Man, I have missed French onion soup. Major comfort food. This was part of my Christmas menu this year. What had stopped me from making it earlier was my boneheaded francophiliac puritanism. I felt that you needed brown beef stock and sherry to make it properly. You’re not going to find brown beef stock in Korea easily for two reasons.
- Beef bones are very expensive, as they are used to make the extremely popular SeollongTang and GalbiTang, soups that require white beef stock. Demand far outstrips supply in this department (Hmm… business idea… nope–Korean government wants no beef with bones imported from America).
- Even when people shell out the money on expensive beef bones, they likely don’t have ovens to brown the bones in.
Well, here’s the solution.
Besides chicken stock, which does work, you can get packages of powdered white beef bullion, or Sogogi Dashida (ì†Œê³ ê¸° ë‹¤ì‹œë‹¤). It works just as well. Anyway, the browning of the onions gives the soup its color anyway.
So let’s get started.
I boiled a small sauce pan of water and add three little packs of Sogogi Dashida. Turned off the heat.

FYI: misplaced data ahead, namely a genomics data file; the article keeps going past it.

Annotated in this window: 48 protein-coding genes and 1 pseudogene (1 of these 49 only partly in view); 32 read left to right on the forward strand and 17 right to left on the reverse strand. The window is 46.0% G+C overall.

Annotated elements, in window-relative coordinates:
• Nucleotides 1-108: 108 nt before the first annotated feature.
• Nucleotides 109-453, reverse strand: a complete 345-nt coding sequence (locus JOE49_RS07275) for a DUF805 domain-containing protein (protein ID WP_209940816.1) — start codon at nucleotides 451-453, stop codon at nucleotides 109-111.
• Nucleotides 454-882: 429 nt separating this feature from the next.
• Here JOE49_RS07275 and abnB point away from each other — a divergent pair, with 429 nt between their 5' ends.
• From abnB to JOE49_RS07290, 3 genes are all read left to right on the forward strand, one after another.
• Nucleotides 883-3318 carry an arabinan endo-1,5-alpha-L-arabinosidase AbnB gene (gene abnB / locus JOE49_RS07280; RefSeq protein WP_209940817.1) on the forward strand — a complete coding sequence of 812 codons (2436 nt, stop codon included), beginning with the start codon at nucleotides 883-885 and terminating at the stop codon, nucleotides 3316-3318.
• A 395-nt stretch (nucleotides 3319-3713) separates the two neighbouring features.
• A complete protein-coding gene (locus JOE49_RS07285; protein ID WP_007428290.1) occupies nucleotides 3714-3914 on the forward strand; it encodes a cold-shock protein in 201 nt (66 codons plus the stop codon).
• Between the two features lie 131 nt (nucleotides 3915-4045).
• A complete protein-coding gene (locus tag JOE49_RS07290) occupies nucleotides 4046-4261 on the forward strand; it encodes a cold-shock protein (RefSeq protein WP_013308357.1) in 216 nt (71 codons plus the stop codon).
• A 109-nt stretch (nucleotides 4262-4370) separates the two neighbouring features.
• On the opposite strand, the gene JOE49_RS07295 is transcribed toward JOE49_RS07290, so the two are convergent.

I sliced up a buttload of onions. It’s hard to overdo this one, as they reduce a lot. Then comes the butter.
A whole stick? Hell, yeah.
Slowly melted it and slowly cooked the onions. Slowly. Gently.
When they were soft and a little brownish, I added the beef stock I had made in the sauce pan. Now for the fortification.
No sherry, but what is sherry anyway? It’s a fortified wine.
What’s a fortified wine? Really, it’s a regular wine with sweet crap thrown in it.
So why not use a cheap sweet Italian wine–the kind Eun Jeong likes so much?
Hey, it worked. Threw around half a cup in there. Maybe more. Definitely not less.
I let it cook a bit and cut up some cheese. I also made some croutons by toasting some bread I had made.
A Korean soup crock made the perfect vessel for this. I set the croutons on the soup and covered it with cheese (an optional step). I covered it to let the cheese melt.
Nice addition to Christmas dinner.